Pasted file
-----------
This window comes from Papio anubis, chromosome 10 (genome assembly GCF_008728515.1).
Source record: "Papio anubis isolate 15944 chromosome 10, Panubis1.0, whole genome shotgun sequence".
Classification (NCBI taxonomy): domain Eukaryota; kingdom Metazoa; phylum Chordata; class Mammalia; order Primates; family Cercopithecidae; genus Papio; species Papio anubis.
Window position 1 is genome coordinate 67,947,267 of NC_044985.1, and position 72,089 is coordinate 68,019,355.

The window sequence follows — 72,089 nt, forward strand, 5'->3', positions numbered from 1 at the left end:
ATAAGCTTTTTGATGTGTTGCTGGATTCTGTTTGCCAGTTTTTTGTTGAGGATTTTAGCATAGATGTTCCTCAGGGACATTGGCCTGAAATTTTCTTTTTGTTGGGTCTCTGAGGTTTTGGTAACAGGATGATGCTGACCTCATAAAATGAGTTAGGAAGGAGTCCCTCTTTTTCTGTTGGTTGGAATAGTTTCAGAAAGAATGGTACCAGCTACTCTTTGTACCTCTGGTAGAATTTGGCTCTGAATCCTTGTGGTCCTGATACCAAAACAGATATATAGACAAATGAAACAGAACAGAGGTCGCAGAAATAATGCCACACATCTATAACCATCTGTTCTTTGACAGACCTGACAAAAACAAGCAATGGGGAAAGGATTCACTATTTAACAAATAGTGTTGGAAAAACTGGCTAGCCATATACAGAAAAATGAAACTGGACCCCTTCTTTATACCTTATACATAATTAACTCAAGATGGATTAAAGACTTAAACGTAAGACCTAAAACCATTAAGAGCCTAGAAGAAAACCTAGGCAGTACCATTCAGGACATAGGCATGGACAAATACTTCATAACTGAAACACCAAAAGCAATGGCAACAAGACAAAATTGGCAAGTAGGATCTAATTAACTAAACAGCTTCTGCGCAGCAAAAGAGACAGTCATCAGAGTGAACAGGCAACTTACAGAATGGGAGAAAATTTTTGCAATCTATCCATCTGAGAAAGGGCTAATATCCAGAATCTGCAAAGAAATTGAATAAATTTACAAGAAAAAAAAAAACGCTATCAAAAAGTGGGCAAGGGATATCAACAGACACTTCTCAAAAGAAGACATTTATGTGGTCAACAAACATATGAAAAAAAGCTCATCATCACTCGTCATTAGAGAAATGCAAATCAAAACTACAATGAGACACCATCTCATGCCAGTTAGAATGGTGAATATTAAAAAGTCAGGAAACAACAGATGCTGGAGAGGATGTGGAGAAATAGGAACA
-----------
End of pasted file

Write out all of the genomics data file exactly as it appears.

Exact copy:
This window comes from Papio anubis, chromosome 10 (genome assembly GCF_008728515.1).
Source record: "Papio anubis isolate 15944 chromosome 10, Panubis1.0, whole genome shotgun sequence".
Classification (NCBI taxonomy): domain Eukaryota; kingdom Metazoa; phylum Chordata; class Mammalia; order Primates; family Cercopithecidae; genus Papio; species Papio anubis.
Window position 1 is genome coordinate 67,947,267 of NC_044985.1, and position 72,089 is coordinate 68,019,355.

The window sequence follows — 72,089 nt, forward strand, 5'->3', positions numbered from 1 at the left end:
ATAAGCTTTTTGATGTGTTGCTGGATTCTGTTTGCCAGTTTTTTGTTGAGGATTTTAGCATAGATGTTCCTCAGGGACATTGGCCTGAAATTTTCTTTTTGTTGGGTCTCTGAGGTTTTGGTAACAGGATGATGCTGACCTCATAAAATGAGTTAGGAAGGAGTCCCTCTTTTTCTGTTGGTTGGAATAGTTTCAGAAAGAATGGTACCAGCTACTCTTTGTACCTCTGGTAGAATTTGGCTCTGAATCCTTGTGGTCCTGATACCAAAACAGATATATAGACAAATGAAACAGAACAGAGGTCGCAGAAATAATGCCACACATCTATAACCATCTGTTCTTTGACAGACCTGACAAAAACAAGCAATGGGGAAAGGATTCACTATTTAACAAATAGTGTTGGAAAAACTGGCTAGCCATATACAGAAAAATGAAACTGGACCCCTTCTTTATACCTTATACATAATTAACTCAAGATGGATTAAAGACTTAAACGTAAGACCTAAAACCATTAAGAGCCTAGAAGAAAACCTAGGCAGTACCATTCAGGACATAGGCATGGACAAATACTTCATAACTGAAACACCAAAAGCAATGGCAACAAGACAAAATTGGCAAGTAGGATCTAATTAACTAAACAGCTTCTGCGCAGCAAAAGAGACAGTCATCAGAGTGAACAGGCAACTTACAGAATGGGAGAAAATTTTTGCAATCTATCCATCTGAGAAAGGGCTAATATCCAGAATCTGCAAAGAAATTGAATAAATTTACAAGAAAAAAAAAAACGCTATCAAAAAGTGGGCAAGGGATATCAACAGACACTTCTCAAAAGAAGACATTTATGTGGTCAACAAACATATGAAAAAAAGCTCATCATCACTCGTCATTAGAGAAATGCAAATCAAAACTACAATGAGACACCATCTCATGCCAGTTAGAATGGTGAATATTAAAAAGTCAGGAAACAACAGATGCTGGAGAGGATGTGGAGAAATAGGAACA